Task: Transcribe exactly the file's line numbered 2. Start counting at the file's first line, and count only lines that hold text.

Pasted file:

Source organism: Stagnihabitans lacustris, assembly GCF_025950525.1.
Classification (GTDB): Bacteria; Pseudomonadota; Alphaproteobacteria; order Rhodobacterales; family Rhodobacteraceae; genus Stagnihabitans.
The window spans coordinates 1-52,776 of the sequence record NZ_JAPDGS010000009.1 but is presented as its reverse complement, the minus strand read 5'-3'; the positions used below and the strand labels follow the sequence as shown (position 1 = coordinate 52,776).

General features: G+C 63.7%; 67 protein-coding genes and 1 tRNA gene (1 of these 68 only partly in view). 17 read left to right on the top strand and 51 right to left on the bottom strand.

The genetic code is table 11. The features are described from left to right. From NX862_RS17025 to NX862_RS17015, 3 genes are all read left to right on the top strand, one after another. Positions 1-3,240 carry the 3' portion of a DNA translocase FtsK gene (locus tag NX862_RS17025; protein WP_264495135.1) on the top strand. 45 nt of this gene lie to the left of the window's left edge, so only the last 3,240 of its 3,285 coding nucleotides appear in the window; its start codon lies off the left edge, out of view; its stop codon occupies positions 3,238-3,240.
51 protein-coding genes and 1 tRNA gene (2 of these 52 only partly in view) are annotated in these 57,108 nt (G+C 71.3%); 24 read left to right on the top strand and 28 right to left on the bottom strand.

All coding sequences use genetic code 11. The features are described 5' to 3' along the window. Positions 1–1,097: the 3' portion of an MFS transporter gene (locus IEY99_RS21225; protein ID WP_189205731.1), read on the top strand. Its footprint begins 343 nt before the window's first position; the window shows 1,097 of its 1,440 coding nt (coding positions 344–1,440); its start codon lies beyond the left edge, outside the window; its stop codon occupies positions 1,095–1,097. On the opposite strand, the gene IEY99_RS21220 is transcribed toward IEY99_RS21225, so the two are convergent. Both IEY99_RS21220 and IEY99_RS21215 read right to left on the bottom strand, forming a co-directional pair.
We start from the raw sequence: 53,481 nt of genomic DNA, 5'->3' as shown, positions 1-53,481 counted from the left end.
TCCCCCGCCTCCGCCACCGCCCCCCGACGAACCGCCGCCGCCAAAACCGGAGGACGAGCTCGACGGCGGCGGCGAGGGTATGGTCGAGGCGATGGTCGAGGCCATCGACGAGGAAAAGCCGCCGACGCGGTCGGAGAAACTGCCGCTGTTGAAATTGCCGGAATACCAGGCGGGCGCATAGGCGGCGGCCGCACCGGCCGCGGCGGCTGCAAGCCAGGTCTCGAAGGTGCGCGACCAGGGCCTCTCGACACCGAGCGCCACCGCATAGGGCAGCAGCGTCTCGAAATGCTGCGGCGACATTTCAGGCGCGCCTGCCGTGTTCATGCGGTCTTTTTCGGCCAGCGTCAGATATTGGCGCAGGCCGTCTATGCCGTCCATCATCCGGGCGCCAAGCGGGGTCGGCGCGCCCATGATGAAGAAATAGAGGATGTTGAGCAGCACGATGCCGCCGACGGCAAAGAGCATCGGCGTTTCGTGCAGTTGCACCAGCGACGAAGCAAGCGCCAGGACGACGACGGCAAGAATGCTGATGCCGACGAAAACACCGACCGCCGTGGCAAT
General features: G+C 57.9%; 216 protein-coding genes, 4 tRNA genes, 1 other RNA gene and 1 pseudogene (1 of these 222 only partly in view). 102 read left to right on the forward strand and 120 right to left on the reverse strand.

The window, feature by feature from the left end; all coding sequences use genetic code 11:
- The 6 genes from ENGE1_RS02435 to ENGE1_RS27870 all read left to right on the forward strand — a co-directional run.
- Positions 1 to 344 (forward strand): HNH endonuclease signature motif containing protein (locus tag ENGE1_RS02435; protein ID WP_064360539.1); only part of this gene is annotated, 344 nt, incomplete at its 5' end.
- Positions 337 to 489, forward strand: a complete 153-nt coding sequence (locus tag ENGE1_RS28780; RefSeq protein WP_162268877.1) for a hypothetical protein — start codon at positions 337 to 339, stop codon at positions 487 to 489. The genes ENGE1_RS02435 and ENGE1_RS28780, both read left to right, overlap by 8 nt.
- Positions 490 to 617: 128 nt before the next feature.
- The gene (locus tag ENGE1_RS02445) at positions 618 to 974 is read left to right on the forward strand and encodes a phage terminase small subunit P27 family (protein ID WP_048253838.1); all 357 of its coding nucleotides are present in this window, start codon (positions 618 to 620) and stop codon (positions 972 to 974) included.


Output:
Classification (GTDB): Bacteria; Pseudomonadota; Alphaproteobacteria; order Rhodobacterales; family Rhodobacteraceae; genus Stagnihabitans.